Catamaco in the state of Veracruz is home to a large population of brujas (witches) attracted to the area by the high electrical energy that bounces off the mountains and three surrounding volcanoes.  Witchcraft purification ceremonies take place the 1st Friday in March, and I am here to have my aura cleansed by magician Deborah.  

After a night in the city of Veracruz, we drive three hours to the region of Tuklas, home to a large population of brujas, attracted to the area by the high electrical energy from the mountains and proximity of three volcanoes. According to the Mayan calendar Catemaco; a small village touched by ghosts; is the land of magic; its meaning in the Aztec language is “navel of the moon”. It is believed these energized vibrations attracted alien space crafts and UFO’s. A reproduction of a huge Olmec head stands guard at the crossroads into town.   

We stop in San Andres to pick up Dr. Rosa Azamar Aburto, a general surgeon, who owns the 40 room Hotel Michelle, grows eighty varieties of medicinal plants, teaches at the Cultural Center . . .  and has been engaged to introduce me to the head shamans and brujas.  She tells me, “some of my plants can cure just about any ill, when taken in proper dosages, but too strong a dose can make you crazy”.   

Catemaco, in the state of Veracruz  is home to many witches and shamans who practice ancient healing, using animals and plants to draw out mental and physical illnesses. During the Olmec civilization, Gods were represented in part by different plants and in part by animals; the monkey was the patron animal of the “witches of the magic”. Tradition brings hundreds of witches to Catemaco for the Annual Congress of Brujas, (Spanish for witches) that convenes here every year.    

We are here to track down the witches of Catemaco; and to participate in the First Friday in March Purification Rituals, performed to celebrate the full moon, the sun, the earth, water and the heavens.  

We travel by small boat to a tiny island. On the stroke of midnight, when Thursday turns to Friday,  a live chicken is sacrificed to heal a young girl with its blood ; mysticism, magic and shamanism rule the night as  auras are cleaned with  herbal waters, incense and branches of patuli leaves ; candles  light the night and the mind; raging bon fires send smoke signals up to the heavens. It is a moment to remember.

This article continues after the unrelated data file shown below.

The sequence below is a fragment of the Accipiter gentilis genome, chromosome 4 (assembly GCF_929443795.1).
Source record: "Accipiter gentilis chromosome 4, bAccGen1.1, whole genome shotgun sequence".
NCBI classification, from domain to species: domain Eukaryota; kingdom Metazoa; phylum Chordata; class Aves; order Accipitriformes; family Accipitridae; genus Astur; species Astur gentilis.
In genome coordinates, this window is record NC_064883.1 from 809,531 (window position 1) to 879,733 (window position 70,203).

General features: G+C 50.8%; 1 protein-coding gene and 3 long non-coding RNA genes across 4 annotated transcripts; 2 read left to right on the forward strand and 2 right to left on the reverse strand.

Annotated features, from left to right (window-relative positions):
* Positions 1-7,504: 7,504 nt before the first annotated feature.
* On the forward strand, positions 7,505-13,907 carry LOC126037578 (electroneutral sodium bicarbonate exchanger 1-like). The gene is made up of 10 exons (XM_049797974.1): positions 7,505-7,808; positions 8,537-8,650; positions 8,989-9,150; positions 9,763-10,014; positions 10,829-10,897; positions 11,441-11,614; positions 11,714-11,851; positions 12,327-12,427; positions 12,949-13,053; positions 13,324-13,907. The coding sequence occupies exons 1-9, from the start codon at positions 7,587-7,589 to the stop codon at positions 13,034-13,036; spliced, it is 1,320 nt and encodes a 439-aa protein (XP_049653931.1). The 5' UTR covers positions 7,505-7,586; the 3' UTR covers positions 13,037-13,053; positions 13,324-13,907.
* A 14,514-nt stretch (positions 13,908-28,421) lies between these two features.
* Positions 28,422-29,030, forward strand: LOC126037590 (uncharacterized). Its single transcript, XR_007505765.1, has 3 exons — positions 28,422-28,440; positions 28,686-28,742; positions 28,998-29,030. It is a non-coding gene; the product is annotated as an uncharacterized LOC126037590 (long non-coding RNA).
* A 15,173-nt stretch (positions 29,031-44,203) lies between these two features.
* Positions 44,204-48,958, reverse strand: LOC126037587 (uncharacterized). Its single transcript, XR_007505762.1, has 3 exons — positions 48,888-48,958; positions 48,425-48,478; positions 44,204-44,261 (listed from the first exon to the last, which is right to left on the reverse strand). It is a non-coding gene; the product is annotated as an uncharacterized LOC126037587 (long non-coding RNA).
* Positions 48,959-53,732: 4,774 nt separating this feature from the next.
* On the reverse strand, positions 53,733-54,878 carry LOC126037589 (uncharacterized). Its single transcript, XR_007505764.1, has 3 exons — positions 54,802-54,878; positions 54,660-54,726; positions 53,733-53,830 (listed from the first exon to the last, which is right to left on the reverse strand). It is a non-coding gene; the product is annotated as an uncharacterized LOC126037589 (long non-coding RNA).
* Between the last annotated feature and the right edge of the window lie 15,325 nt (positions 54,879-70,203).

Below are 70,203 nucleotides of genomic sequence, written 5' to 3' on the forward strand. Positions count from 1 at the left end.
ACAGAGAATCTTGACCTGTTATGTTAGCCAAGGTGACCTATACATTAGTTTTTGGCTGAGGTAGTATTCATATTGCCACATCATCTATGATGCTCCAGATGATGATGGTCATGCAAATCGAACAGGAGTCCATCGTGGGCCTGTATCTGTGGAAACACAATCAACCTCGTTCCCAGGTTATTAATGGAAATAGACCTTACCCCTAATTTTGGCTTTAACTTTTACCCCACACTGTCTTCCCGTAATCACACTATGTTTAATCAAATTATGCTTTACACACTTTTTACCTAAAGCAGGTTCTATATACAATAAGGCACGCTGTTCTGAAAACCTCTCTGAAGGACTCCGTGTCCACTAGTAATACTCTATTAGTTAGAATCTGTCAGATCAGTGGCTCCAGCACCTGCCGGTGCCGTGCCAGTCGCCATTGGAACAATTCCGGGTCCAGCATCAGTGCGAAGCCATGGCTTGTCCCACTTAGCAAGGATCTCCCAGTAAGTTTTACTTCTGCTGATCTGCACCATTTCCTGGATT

In European Cultures, the 1st Friday in March was also a magic heritage day of communicating with the devil. Since Spanish times, shamans have influenced governments with witchcraft carried out by man to reach the image or likeness of the Gods they worshipped.  


Nanciyaga, a natural jungle reserve in the most northerly path of any tropical rainforest on the planet attracts tourists and naturalists. I begin my visit with a guided tour of the tropical forest, a pre-Hispanic planetarium; make friends with animals in their native habitat, and  meet the resident shaman who proceeds to clean my aura in a small candle lit hut, chanting prayers and blessings in Spanish.  

I walk down to the lake for a mineral mud bath; after my therapist smears volcanic mud all over my face and body; I am told to relax in the sun to allow the mud to dry, drawing out impurities in my body.  After half an hour, I dive into the river; it is not easy to wash off the caked mud; I am given plant leaves which I rub on my body to facilitate the cleansing process.  Legend has it; a Nahua Indian Princess stayed young forever using the mud from the mineral springs in Nanciyaga. In the evening we return for a traditional theatre enactment of the history of the Olmec Civilization. I learn the best protection against black magic is to carry a tooth of a crocodile, which my tour guide Enrique carries with him at all times  


I cross the town square; old ladies and children are  selling  branches of flowers and petuli leaves outside the cathedral; inside,  worshippers  pass  these branches  over their bodies,  heads and under their feet to clean,  purify and protect them from evil spirits. They hang pendants, strands of hair and photographs on the altar . . .  asking for favors or Milagros offerings.